American Hustle

American Hustle
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Right at the start of this superbly stylised movie directed by David O Russell we are told that it is ‘loosely based on a true story’ and this is about the last truly coherent thing this convoluted rollercoaster of a film reveals to its audience preferring instead to second guess the viewer in a similar vein to the way the films four central protagonists constantly strive to second guess and outdo each other. It certainly is an exhilarating ride which seldom lets up or comes up for air and is genuinely worthy of all the plaudits it has been garnering.
With a cast that includes a barely recognisable Christian Bale, complete with pot belly, shiny bald head and super glued toupee, as Irving Rosenfeld a con artist more than adept at charming and smarming greedy folk out of their probably not so hard earned cash with the promise of capitalising on their investment. Where his schemes really come into their own though is when he teams up with street smart Sydney Prosser (Amy Adams) who re-invents herself as English gentry going by the name of Lady Edith. Their however are rumbled by FBI agent Richie DiMaso (Bradley Cooper) who offers them immunity if they co-operate in a scheme to ensnare city officials and congressmen on the make in a bid to stop corruption and further his career.
Added to this self serving trio of miscreants is Irving’s wife Rosalyn (Jennifer Lawrence) whom he brilliantly describes as ‘The Picasso of passive-aggressive karate’ and who frequently unintentionally delivers a few kicks and blows which constantly threaten to undermine all their hard laboured scheming and plotting with hilarious results. Along the way Robert De Niro hitches a ride as the legal representative of some high placed mobster.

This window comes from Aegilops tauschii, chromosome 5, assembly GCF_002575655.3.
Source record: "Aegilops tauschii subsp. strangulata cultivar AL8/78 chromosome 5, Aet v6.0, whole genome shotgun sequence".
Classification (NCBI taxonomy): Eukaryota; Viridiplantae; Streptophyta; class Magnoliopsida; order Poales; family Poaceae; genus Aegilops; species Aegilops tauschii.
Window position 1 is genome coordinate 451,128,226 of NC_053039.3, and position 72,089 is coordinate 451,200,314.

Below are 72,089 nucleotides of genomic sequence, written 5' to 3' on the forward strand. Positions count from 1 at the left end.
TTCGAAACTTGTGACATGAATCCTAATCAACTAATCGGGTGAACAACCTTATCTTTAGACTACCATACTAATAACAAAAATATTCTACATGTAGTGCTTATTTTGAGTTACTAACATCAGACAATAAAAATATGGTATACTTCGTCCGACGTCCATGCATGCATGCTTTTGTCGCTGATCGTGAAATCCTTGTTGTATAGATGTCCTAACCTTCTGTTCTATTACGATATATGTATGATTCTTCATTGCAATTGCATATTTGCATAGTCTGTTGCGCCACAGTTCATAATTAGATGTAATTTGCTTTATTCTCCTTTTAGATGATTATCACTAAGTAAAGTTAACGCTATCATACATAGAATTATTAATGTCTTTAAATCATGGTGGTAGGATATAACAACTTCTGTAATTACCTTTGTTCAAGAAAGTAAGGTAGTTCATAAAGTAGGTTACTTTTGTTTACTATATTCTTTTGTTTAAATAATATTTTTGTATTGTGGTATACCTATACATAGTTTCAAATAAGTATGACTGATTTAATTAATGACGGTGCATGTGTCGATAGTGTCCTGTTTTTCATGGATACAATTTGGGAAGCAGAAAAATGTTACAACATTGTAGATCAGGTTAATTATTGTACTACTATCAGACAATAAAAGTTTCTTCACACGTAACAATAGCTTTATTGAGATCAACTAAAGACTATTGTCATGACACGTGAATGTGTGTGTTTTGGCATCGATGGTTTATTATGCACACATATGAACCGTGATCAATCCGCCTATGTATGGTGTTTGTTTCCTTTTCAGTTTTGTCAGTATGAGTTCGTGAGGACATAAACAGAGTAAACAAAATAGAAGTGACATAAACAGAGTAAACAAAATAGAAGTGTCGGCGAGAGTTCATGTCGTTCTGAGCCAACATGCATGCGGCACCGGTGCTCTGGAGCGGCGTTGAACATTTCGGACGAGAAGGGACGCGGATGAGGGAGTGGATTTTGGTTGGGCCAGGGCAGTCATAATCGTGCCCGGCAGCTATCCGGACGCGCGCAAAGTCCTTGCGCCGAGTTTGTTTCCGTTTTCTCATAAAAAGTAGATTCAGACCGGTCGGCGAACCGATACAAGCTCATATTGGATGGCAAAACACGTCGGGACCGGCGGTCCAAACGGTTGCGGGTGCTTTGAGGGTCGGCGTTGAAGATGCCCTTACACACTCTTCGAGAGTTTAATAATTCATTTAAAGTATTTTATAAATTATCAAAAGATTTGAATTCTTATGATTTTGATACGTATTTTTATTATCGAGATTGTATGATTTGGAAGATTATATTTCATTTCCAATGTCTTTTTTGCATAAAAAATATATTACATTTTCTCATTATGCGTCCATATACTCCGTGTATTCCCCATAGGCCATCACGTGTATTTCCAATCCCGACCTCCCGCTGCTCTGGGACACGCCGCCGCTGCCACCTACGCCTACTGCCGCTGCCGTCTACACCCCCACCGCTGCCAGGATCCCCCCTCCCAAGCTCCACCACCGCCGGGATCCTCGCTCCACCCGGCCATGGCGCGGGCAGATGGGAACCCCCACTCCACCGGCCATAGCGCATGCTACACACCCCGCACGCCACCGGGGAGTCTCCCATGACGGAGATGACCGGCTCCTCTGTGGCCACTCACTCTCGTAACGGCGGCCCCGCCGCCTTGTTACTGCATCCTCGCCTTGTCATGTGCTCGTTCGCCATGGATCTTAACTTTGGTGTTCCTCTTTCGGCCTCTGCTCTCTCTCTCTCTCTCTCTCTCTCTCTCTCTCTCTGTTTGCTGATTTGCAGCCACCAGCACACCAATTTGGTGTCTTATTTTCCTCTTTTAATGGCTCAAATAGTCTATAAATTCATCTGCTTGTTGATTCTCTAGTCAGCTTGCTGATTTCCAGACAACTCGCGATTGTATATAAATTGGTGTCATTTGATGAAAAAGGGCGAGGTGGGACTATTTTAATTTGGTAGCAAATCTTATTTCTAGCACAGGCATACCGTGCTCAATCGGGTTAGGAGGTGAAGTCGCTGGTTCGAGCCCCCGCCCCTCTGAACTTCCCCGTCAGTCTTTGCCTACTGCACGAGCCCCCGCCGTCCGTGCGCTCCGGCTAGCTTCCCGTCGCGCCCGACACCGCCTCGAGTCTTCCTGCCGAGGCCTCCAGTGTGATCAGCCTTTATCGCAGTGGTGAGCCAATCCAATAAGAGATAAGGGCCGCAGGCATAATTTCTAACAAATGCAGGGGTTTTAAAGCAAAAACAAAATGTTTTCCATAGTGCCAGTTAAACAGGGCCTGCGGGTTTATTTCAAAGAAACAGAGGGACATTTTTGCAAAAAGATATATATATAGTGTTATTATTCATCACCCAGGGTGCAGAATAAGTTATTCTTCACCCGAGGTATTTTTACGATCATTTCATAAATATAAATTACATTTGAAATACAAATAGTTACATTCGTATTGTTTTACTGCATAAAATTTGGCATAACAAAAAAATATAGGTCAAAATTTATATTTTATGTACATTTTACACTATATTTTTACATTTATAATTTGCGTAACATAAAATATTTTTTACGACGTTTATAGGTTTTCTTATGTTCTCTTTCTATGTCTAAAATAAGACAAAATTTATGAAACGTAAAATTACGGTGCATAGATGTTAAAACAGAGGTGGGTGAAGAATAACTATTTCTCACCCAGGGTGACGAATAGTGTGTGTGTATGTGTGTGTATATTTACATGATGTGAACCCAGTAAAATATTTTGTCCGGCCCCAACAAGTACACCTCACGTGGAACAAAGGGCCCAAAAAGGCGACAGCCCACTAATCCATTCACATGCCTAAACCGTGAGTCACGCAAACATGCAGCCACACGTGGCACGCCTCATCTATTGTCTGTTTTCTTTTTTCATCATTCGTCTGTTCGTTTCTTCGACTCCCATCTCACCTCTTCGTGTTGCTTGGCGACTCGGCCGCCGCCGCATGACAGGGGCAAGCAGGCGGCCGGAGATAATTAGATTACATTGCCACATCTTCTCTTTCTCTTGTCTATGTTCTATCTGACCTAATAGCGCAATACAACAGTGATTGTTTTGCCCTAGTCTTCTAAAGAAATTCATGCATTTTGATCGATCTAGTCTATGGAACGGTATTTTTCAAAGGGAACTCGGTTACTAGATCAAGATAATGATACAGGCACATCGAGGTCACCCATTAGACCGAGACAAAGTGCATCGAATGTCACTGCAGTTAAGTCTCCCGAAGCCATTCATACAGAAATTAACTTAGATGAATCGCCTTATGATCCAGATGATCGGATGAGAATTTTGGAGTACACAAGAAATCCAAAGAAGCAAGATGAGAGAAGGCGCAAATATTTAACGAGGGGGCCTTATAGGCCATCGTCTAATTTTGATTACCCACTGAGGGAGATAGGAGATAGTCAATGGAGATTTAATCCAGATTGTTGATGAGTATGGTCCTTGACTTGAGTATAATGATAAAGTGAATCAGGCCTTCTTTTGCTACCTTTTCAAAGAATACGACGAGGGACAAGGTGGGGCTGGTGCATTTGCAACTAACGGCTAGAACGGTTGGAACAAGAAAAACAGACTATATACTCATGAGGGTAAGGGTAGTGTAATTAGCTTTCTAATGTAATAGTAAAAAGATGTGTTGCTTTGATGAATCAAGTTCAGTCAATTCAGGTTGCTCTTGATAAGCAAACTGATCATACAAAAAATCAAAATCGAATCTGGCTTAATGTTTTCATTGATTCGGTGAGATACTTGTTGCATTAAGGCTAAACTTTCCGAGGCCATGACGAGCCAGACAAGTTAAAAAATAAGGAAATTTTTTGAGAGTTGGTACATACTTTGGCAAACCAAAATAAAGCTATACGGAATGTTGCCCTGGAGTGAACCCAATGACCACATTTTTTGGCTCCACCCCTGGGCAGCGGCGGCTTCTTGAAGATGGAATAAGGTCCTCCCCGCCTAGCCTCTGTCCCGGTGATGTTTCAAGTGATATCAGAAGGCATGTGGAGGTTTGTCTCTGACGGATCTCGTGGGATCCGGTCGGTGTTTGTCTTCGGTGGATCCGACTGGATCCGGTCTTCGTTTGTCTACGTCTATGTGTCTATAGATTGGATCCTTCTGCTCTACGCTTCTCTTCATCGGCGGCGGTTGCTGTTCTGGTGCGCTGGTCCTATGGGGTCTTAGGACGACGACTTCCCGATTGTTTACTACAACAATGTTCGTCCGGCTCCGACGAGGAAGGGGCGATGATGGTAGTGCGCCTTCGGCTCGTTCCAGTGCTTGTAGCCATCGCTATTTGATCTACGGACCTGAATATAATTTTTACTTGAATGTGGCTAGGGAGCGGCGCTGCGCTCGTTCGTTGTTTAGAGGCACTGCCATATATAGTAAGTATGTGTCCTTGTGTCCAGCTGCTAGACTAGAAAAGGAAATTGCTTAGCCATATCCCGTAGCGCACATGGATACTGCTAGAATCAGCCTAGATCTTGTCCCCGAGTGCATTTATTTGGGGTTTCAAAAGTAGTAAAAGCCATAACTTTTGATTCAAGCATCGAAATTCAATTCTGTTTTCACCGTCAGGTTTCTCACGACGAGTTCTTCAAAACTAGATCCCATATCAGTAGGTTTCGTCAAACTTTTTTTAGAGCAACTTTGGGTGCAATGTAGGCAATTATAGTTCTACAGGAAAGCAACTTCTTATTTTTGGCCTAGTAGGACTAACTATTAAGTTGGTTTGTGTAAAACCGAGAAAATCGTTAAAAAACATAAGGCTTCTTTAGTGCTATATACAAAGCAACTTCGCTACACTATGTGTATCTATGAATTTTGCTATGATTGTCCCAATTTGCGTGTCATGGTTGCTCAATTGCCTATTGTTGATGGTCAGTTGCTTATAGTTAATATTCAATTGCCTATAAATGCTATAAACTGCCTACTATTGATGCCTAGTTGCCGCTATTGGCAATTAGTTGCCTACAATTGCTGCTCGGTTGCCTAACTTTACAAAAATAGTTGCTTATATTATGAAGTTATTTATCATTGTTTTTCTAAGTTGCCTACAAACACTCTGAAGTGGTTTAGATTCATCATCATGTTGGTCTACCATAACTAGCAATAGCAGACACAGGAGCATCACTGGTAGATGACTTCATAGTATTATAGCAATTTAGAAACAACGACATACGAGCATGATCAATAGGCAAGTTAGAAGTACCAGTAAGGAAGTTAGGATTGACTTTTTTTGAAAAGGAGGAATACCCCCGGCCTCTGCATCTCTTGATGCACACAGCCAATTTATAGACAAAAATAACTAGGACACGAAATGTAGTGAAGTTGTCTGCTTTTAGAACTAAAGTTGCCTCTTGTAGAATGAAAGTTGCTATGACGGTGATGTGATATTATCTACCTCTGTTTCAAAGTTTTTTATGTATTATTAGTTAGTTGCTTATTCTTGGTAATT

The plot is simultaneously convoluted but constantly entertaining and it is hard not to become embroiled in the fantastical story lines as they crash, collide, twist, turn and resolve themselves in a far from predictable manner. Each of the four actors plays off the other brilliantly and I can honestly say this is the first film I have ever enjoyed Bradley Cooper in.
The stylisation of the movie is impeccable with hair pieces, cool shades and curlers fighting for screen space alongside Adams’ seemingly never ending collection of plunging necklines slashed to the navel. The soundtrack is also well crafted with Bowie, Steely Dan, America’s ‘Horse with No Name’, The Temptations, Ella Fitzgerald and Duke Ellington all adding to the vibe. At one juncture there is a dance off between Donna Summer’s ‘I Feel Love and ‘Delilah’ by Tom Jones taking place on the same night at the same time in two different places.
Already the recipient of several major awards at the Golden Globes-including the mighty Best Picture- ‘American Hustle’ now looks set to do the same at the Oscars in two months time with its nearest competition being Steve Mc Queen’s outstanding ’12 Years A Slave’. Whatever the outcome on the night and regardless of awards-which don’t always reflect quality but the prejudices and influence of industry insiders- both films definitely deserve the plaudits they are receiving and both are very much worth seeing.

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